COVID-19 puts hold on Peace Corps, Fulbright plans for graduating seniors

COVID-19 has thrown a wrench in the plans of graduating seniors preparing to embark on international volunteer work or study abroad opportunities, with international programs including the Peace Corps and the Fulbright U.S. Student Program postponing upcoming travel due to the ongoing global impacts of COVID-19.

Director of Career Development Donna Esposito estimates these changes have forced roughly 20 graduating Tufts seniors to hold off on their previously scheduled volunteer work and studies until at least the fall.

Tufts was named a “top producer” of Fulbright recipients for the sixth consecutive year in 2019, and 12 students have already received Fulbright scholarships this year, according to Anne Moore, program specialist in the Office of Scholar Development.

At least a couple more students are now delayed in starting international volunteer work through the Peace Corps, according to graduating senior Elisa Sturkie, who recently accepted an offer to teach English as a second language in Costa Rica. She would have started in July.

Fulbright is encouraging all current students to return to the U.S., and it sent students back from China and other similarly affected countries as early as January, according to Moore.

The Peace Corps website reports that as of March 15, all current volunteers are being evacuated and their service suspended.

The application processes for these and other programs ran according to schedule through the spring, but Fulbright announced at the end of April that upcoming programs would be delayed until at least this upcoming January. Many graduating Fulbright seniors were originally scheduled to start their studies in the fall, according to Moore, who oversees the awarding of all Fulbright scholarships at Tufts.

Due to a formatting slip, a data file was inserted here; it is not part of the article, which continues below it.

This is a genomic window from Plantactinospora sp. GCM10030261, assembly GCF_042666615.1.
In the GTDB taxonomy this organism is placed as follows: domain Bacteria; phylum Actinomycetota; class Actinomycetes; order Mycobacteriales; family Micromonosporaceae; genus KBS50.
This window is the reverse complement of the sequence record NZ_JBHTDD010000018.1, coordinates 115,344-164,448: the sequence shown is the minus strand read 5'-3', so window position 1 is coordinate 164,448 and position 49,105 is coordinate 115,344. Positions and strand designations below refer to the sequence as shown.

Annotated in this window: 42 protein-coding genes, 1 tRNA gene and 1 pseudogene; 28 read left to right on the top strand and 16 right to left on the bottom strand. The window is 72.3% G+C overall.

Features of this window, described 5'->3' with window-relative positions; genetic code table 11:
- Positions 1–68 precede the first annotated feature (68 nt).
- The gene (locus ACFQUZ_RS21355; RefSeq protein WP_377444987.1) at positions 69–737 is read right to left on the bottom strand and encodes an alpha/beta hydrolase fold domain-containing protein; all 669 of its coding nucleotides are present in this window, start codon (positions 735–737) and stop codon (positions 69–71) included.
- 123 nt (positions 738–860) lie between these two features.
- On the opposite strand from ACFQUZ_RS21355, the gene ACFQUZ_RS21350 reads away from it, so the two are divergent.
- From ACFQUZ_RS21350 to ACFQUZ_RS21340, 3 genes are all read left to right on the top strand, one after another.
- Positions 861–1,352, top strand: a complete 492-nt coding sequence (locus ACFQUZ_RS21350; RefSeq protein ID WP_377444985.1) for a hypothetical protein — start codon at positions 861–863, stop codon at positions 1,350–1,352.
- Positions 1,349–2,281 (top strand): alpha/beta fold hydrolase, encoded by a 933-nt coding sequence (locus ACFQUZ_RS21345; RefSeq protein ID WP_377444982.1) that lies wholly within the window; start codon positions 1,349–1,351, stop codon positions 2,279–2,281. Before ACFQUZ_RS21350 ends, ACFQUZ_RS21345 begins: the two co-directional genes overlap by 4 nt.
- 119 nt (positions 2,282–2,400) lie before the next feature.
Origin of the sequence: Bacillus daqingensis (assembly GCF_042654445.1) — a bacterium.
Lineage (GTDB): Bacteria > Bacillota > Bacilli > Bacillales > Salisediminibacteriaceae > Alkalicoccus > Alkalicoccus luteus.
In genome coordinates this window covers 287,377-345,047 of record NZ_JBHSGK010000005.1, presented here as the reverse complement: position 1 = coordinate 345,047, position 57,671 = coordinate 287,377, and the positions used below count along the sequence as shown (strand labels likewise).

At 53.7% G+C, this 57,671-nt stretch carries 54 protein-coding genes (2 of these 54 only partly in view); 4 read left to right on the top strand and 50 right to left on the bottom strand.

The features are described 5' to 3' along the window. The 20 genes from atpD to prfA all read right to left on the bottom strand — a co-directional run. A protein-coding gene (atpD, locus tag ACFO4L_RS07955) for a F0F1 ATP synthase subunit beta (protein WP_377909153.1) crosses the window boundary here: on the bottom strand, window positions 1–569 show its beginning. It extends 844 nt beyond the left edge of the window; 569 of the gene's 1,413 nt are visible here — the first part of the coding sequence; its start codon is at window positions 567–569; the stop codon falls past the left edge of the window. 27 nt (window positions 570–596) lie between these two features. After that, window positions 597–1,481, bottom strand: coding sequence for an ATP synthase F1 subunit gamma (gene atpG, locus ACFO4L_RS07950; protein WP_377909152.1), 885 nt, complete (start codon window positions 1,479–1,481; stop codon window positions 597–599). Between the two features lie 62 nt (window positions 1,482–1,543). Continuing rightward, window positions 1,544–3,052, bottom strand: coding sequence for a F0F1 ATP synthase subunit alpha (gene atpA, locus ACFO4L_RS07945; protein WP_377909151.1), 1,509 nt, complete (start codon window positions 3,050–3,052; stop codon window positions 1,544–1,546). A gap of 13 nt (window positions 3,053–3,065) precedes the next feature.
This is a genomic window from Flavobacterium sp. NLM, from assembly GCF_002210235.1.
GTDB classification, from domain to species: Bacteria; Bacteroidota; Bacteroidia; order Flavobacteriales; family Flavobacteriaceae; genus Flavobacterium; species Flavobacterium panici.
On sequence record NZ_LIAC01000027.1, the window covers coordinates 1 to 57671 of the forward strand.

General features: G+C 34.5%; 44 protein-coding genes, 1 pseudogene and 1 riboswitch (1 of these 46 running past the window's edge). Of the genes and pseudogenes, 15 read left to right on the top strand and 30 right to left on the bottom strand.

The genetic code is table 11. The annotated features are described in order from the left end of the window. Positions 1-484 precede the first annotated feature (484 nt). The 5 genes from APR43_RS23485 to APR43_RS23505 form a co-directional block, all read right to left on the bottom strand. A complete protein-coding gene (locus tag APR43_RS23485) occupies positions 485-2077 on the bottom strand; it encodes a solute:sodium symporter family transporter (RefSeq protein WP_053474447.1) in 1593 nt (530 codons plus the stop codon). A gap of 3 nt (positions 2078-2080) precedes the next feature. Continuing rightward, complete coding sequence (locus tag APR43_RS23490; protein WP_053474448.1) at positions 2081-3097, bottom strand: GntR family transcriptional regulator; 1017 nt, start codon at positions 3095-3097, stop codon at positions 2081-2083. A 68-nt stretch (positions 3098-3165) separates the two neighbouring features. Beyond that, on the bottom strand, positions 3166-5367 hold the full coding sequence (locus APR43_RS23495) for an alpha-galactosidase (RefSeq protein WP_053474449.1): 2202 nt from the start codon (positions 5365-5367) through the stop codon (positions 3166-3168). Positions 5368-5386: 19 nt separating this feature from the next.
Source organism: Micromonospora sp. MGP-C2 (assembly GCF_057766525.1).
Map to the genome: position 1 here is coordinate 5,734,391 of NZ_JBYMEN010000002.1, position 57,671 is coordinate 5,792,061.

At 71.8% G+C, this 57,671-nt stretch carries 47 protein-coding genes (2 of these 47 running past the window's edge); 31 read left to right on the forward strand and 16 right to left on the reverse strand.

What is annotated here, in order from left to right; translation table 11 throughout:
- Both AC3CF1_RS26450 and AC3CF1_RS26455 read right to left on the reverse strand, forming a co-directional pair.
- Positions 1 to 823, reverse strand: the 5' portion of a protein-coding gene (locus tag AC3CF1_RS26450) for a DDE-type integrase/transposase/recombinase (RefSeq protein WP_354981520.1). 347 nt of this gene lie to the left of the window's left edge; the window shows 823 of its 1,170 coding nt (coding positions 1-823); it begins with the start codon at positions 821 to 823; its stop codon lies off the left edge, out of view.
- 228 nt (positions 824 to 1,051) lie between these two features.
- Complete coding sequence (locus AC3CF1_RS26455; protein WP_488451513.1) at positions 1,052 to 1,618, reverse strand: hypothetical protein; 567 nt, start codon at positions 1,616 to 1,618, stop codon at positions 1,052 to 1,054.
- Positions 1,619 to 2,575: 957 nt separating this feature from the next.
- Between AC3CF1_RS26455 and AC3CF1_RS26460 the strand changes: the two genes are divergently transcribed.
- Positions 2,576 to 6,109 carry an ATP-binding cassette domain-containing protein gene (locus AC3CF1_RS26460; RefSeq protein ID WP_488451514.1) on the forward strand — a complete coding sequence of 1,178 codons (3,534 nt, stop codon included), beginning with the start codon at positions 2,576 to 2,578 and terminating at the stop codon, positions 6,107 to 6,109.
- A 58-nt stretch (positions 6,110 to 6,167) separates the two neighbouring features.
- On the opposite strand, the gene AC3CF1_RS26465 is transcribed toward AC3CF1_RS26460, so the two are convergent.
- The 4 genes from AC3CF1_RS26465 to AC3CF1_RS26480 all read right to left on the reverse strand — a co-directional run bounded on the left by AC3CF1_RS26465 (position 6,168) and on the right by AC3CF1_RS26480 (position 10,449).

Sturkie said her volunteer work with the Peace Corps has been suspended along with all other Peace Corps work until after Sept. 30, and that no official departure date has been set. 

“Everybody’s sort of in the same boat, is like the one upside, I guess,” Moore said. “I worry about what will happen if it winds up getting moved past January, but … if Fulbright doesn’t start up in January that’s going to be the least of our worries. At some point the world has to begin again.”

Sturkie echoed Moore’s feeling of unease. 

“It’s out of everyone’s hands,” Sturkie wrote in an email to the Daily. 

For Sturkie, these recent changes have dashed plans that date back to her high school years, when she first grew interested in the possibility of living and working abroad. Once at Tufts, she chose her three majors — English, Spanish and peace and justice studies — with the intent of applying them to future volunteer experiences overseas.

“I have always wanted to live abroad and use my Spanish, and this seemed like a great opportunity to do so while also working towards social justice,” she said. 

Sturkie explained her process with the Peace Corps and her decision to accept its offer.

“They interviewed me in early February for over an hour … and then offered the position three days later. You’re only given three days to decide, but for me it was pretty easy,” Sturkie said. “Peace Corps was what I wanted to do more than anything, and I had received a posting I was really interested in and felt prepared for.”